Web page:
Taxidermy in Modern Society

In the 1970s taxidermy was floundering because of ecological awareness. Taxidermy posts, workshops, and displays were shut down” (Milgrom). With modern social movements such as PETA and the Body World exhibit, people began to question whether taxidermy was humane or not. Melissa Milgrom descirbes in her book Still Life: Adventures in Taxidermy a time when “taxidermy was in one of it reviled phases, the height of the antifur campaigns of People for the Ethical Treatment of Animals and the Lynx Educational Trust for animal Welfare. Advertisements showed beautiful women with flayed dogs draped around their shoulders. People paint-bombed fur coats”. For many, it became impossible to differentiate between taxidermy and animal abuse, while or others taxidermy is the greatest love possible for animals.

One example of such outcry is over the issue of taxidermied polar bears. “Just as canaries were once used to detect toxic gases in coal mines, the changing lives of polar bears now serve as an early warning of global climate change” (New Scientist). Because of this important and unfortunate role that polat bears are playing in modern culture, many people feel guilty about their situation. For this reason, polar bear displays are dying out.”Many museums, eager to snag the ‘iCarly’ demographic, are ditching their taxidermy collections in favor of Imax movies and robotic beasties. A lot of dusty, moth-eaten stuffed animals have piled up in a lot of half-forgotten museum closets” (Garner). Specifically, a polar bear, Knut, who died in 2011, sparked a controversy over whether it was proper to have him mounted or not. “When someone dies”, critic Jochen Kolbe argues, “I think that you don’t want him stuffed in a museum. Knut is not only a polar bear for people. He is a friend, a family member” (Slackman). Due to the intense connection that many share with animals, they tend to feel uncomfortable with these permanent displays. In this situation, over 100 protestors publically went to the zoo, and even more joined the Facebook page. This entire case may be argued against, however, with the tradition of human preservation. “One preserved human, Ms. Milgrom writes, is the British economist and philosopher eremy Bentham (1884-1932), whose body is seated in a chair in a glass case at University College London. His head is now a wax reproduction. ‘His real head is taken out only for ceremonial dinners,’ she writes, ‘to satisfy the clause in the economist’s will requiting his presence at such events” (Garner). With human preservation dating back to the ancient Egyptians, people continue to struggle with the idea of the humanity of taxidermy, and thus its popularity fluxeuates.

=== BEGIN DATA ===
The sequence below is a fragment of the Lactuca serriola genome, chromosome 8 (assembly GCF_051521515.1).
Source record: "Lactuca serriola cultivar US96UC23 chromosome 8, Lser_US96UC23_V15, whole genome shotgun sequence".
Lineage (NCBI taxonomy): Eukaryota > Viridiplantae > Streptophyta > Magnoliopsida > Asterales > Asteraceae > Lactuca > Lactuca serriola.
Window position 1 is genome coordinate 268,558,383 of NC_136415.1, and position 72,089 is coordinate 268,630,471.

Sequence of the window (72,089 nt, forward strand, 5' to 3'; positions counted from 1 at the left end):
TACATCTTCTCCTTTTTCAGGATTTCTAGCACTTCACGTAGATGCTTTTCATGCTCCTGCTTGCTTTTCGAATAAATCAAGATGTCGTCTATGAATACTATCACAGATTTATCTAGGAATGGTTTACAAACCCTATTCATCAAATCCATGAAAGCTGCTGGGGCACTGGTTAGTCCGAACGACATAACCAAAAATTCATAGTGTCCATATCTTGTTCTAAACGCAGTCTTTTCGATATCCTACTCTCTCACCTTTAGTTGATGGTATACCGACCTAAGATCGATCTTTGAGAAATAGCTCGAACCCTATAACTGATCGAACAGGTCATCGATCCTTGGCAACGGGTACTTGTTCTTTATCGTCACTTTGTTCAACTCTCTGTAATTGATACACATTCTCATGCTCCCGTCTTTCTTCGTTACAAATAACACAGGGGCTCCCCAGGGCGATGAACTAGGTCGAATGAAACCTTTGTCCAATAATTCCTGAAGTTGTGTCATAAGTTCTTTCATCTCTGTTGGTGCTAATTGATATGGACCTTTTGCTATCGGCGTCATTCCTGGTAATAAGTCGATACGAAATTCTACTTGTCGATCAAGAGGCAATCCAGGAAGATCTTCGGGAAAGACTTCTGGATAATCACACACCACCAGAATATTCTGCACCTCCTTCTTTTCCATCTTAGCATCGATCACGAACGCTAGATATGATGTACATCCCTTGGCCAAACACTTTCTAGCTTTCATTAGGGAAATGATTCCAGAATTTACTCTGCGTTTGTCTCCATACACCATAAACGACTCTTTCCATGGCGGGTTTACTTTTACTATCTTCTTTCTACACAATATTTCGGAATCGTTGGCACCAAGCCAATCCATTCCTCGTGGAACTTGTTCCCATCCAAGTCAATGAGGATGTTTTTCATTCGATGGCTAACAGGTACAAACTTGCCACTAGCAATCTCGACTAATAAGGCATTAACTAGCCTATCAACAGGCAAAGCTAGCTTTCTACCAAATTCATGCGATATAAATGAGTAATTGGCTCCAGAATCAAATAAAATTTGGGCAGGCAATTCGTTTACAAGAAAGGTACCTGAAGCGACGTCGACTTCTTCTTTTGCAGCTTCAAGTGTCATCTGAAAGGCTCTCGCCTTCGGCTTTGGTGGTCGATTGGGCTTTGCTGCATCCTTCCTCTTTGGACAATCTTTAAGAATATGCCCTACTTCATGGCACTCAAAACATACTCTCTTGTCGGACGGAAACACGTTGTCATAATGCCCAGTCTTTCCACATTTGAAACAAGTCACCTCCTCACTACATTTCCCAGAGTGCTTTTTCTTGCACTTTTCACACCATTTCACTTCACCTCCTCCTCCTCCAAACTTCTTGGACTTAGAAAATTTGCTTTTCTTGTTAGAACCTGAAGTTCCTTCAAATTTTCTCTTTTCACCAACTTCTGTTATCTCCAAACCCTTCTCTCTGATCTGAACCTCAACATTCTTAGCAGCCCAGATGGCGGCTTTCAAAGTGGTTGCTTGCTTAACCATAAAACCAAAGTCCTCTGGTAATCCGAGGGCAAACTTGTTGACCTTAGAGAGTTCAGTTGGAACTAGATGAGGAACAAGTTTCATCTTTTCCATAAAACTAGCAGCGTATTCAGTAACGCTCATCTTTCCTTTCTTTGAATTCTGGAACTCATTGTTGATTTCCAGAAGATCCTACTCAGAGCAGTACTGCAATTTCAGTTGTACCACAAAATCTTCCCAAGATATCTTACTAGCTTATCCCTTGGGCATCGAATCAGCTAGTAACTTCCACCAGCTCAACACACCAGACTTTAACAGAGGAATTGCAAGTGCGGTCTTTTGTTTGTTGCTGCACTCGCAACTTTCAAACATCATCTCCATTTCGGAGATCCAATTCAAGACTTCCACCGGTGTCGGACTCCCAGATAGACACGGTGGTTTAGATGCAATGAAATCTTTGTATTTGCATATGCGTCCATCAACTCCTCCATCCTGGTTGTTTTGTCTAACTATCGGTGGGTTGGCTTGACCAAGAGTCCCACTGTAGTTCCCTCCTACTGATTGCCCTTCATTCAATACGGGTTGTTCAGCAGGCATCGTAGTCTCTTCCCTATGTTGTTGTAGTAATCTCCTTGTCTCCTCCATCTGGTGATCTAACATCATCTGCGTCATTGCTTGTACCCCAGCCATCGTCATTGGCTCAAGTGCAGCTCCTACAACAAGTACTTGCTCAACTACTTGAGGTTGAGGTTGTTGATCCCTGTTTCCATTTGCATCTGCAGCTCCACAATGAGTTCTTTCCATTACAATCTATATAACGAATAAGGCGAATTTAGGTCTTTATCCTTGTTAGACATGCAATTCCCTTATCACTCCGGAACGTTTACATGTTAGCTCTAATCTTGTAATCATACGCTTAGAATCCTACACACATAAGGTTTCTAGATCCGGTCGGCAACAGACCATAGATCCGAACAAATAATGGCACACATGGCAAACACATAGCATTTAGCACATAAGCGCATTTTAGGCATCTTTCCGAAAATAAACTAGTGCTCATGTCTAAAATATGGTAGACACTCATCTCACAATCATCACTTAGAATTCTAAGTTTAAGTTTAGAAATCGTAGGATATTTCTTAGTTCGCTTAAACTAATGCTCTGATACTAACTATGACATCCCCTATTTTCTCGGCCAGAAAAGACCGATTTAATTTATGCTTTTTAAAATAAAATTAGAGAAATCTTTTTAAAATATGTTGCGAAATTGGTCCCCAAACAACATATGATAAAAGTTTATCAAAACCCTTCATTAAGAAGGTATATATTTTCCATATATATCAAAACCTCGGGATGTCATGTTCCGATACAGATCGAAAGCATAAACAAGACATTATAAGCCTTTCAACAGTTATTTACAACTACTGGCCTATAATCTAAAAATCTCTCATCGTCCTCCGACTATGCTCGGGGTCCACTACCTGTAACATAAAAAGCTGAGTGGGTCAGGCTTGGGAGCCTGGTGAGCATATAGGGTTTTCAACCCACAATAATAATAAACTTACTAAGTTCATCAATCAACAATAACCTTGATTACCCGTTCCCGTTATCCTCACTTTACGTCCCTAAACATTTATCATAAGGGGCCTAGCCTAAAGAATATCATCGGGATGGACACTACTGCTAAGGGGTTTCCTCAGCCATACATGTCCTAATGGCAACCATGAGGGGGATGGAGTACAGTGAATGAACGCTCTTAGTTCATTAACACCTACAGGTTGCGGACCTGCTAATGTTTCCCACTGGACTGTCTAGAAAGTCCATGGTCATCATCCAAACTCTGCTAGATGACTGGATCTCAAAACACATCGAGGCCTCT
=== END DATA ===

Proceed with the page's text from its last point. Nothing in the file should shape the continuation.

The media has grabbed onto this controversy and poked fun at all aspects of it through newspapers and television. The harsh turmoil over it has (whether intentionally or not) renewed and interest in taxidermy. Due to these events, taxidermists all around the world formed the World Taxidermy Championships – a guild. These people who loved their art saw it floundering and decided that they needed to act in order to save it. Because of this action, taxidermy has regained its position in society.

Today, taxidermy is experiencing one of its biggest revivals of all time. Over seven million people visit the National Museum of Natural History each year (a more than $31 million industry). In this way, people still want to see taxidermy and it is still a valid and vital medium for education. Even though it is often thought of as mysterious and unknown, taxidermy is a “thriving subculture” with over 100,000 taxidermists (mostly commercial practitioners). They have magazines, groups, and conventions where they can gather. To the modern game and scientific taxidermist, anatomical accuracy is most important. To accomplish this, taxidermists much be shrewd observers of nature in the wild. Their unofficial motto is “First comes anatomical accuracy, then art” (Garner). In contrast to these taxidermists, however, many are focusing on the art aspect. To them, anatomical accuracy may mean very little. Damien Hurst, for example, is a modern day Walter Potter, creating anthromorphic and artistic interpretations of animals.